History Of The Ford Fiesta – The Mk2

These included a turned down hood, narrow air vents, rounded edges and new headlight shape. Not only did these elements give Fiesta a family resemblance with its bigger sibling, but it also improved aerodynamics. The drag coefficient was reduced from 0.42 Cd to 0.40 Cd and, with it, wind noise and fuel consumption. This feature was also supported by a longer fifth gear. Comfort levels were raised. The interior was reworked from the ground up, giving it leading compact class features.

Following the latest developments in ergonomics, the interior was divided into zones according to function and equipped with an optimised heating and ventilation system. Even the “L” version included, as standard, large door pockets and a split-folding rear seat for flexible daily usage. Higher series models such as the Ghia and sporty XR2 added finesse with additional air vents and higher quality upholstery. The latest incarnation of the XR2 also stood out from the crowd with a neat body pack and rear tailgate spoiler.

Further advances in economy came with an extension of the powertrain range. Ford’s engine specialists strengthened Fiesta’s running cost proposition with a new 54 PS, 1.6-litre diesel engine, making it the only vehicle of its size to offer diesel. Its homologated consumption of 3.8 litres/100 km at a constant 90 km/h made it one of the most economical vehicles in the world, a claim upheld by media comparison tests shortly after launch.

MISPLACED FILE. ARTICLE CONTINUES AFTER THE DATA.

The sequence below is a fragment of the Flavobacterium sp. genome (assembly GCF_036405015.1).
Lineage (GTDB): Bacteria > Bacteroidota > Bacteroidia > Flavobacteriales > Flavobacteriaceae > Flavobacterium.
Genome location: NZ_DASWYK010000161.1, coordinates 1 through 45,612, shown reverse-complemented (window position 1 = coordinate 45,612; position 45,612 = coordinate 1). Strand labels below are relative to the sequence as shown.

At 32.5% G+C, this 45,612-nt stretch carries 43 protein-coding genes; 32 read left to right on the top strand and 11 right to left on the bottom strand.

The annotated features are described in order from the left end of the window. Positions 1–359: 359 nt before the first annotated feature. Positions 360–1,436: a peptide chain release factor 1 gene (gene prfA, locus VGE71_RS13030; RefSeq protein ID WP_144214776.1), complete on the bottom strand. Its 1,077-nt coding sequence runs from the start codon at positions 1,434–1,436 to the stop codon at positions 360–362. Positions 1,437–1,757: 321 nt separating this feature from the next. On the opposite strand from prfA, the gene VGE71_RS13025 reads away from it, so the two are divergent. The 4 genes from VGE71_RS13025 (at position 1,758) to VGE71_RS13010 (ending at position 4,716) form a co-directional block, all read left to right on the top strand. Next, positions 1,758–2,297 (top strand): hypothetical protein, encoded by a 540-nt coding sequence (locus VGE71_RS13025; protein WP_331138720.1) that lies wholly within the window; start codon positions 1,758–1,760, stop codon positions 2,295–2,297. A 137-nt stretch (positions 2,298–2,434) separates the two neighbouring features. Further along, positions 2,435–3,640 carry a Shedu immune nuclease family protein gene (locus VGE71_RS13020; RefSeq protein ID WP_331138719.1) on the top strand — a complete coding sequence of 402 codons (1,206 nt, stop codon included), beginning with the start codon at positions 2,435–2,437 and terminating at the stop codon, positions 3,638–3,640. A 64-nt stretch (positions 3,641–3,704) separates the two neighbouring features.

By 1984, the first models with 1.3-litre lead-free petrol engines became available. Continuously Variable Transmission was another Ford patented technology, developed for front-wheel-driven compact vehicles and first seen in the Fiesta. Such ‘stepless’ automatic transmission was achieved thanks to a special belt working between two axles to change ratio. An automatic system kept the gears and engine operating at optimum levels.

The resulting system combined the advantages of both manual and automatic transmissions. Its performance was compared at the time to an optimised six-speed manual. This referred to both power and consumption and meant performance well beyond usual automatic capabilities. Beyond its economic advantages, the new CTX transmission also offered previously unknown levels of driving comfort.

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